Bogart, Cagney headline film noir festival
Analise Lipari | Friday, March 3, 2006
Names like James Cagney and Humphrey Bogart, images of dark detectives’ offices and back-end New York alleyways, jarring music and frightening violence – all are hallmarks of a particular brand of Hollywood cinema known most widely by its French name, “film noir.”
This weekend the DeBartolo Center for the Performing Arts (DPAC) plays host to a number of acclaimed film noir classics in the latest of its film festivals.
The diverse selection of films, both French and American, reflects the best and most famous characteristics of the genre. Each has put a distinct stamp on a typical set of film conventions.
The first of the two French films, the 1937 classic “Pepe le Moko,” is the story of a French gangster living in the Casbah neighborhood of Algiers. Pepe is the kingpin of the Algiers crime circle, but with French and Algerian police closing in, he struggles to elude them while falling in love with Gaby, a Parisian tourist.
Film historians view “Pepe” as a cornerstone for its time. It was remade nearly frame-for-frame a few years later in the American film “Algiers,” as well as being a significant influence on “Casablanca” and other later films.
“Julien Duvivier’s flawlessly entertaining 1937 film single-handedly introduced a now classic character: the raffish, conflicted, tragic anti-hero,” film critic JÃ¼rgen Fauth wrote in an article for about.com. “Without Pepe Le Moko, played by Jean Gabin, there would not have been a Humphrey Bogart, a Steve McQueen, a Jean-Paul Belmondo or a Bruce Willis.”
The second featured film is also the second pairing of one of Hollywood’s favorite screen couples in Humphrey Bogart and Lauren Bacall. “The Big Sleep” is widely considered to be a hallmark of detective stories, taking Bogart’s character and plot type from “The Maltese Falcon” and reformulating it with a witty script and skilled performances.
In “The Big Sleep,” Bogart’s Christopher Marlowe is hired to protect the youngest daughter of an American General, falling in love with his older daughter Vivian (Bacall) along the way.
“The story hardly matters, though – it’s all about the denouement,” a recent article from reel.com said. “This is an exercise in high style that Hollywood often attempts and almost never attains.”
“The Big Sleep” is praised for its smooth and polished style, as well as its characteristic but unique character formation.
“Bogart’s Marlowe is a man relaxed with himself, not just cool, but humorous in the face of danger,” the article said.
The third picture, Orson Welles’ 1958 triumph “Touch of Evil,” is viewed by critics as harkening the end of the reign of film noir in Hollywood. It tells a complicated and intricate tale of murder and features an oddly Hispanic Charlton Heston. Welles’ characteristically unique cinematography proves no exception here.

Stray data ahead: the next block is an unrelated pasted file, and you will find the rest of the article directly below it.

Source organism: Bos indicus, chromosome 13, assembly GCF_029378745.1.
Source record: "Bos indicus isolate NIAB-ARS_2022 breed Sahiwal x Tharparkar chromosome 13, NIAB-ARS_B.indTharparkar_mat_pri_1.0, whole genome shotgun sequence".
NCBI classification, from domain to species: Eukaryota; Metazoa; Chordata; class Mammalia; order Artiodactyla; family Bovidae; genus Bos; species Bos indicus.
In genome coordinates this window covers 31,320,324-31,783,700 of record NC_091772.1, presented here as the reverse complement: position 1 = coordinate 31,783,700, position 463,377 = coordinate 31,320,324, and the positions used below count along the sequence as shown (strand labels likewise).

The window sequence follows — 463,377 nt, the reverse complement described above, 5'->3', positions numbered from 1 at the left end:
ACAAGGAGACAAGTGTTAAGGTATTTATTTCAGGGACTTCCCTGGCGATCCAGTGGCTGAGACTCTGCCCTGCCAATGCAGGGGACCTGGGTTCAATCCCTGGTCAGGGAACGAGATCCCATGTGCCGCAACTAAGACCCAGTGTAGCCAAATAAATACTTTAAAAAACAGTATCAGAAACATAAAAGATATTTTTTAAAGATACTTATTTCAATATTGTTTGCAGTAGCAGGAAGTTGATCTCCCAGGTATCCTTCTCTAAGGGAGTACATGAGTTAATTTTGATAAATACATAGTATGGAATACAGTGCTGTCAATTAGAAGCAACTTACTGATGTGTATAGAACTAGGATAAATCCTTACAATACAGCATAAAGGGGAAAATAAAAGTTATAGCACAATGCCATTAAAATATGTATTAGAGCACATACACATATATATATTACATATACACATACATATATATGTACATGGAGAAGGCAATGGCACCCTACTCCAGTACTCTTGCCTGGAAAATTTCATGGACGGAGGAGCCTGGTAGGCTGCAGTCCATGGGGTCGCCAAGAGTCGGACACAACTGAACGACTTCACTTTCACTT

“Welles and his cinematographer, Russell Metty, were not simply showing off,” Roger Ebert said in his online review, having noted the film’s famous three-minute opening shot. “The destinies of all of the main characters are tangled from beginning to end, and the photography makes that point by trapping them in the same shots, or tying them together … ”
“Le Cercle Rouge,” the fourth film of the festival, features the typical jewel heist but with exceptional characters and perspectives. Alain Delon stars as Corey, a thief recently released from prison who joins forces with a murderer and a former cop to pull off what will be the greatest of all robberies. With an obsessed police superintendent, Mattei, on their tail, an impending sense of doom and guilt haunts the criminals.
“Gliding almost without speech down the dawn streets of a wet Paris winter,” Roger Ebert said in a May 2003 review, “these men in trench coats and fedoras perform a ballet of crime, hoping to win and fearing to die.”
The festival’s final film, “Kiss Me Deadly,” is a curious combination of film noir and science fiction. Opening with a near accident and closing with an explosion, the film chronicles the tail of private eye Mike Hammer (Ralph Meeker), specifically after he picks up a femme fatale hitchhiker (a young Cloris Leachman).
“Deadly” is one of film noir’s most unique and poignant examples and is acknowledged as a significant inspiration for the French New Wave in the 1950s.
The film features a manic search for the “great whatzit,” a symbolically modern Pandora’s box, which proves violently disastrous for the film’s characters. The overall tone of doomed protagonists distinguishes the feel of “Deadly” as downright slimy.
“Though Hammer is presented here as a modern day Pandora, it’s less disturbing that he finds evil than that he doesn’t have to look very far to find it,” Heilman said. “It’s seeping through every crack of every dirty sidewalk trying to get at him.”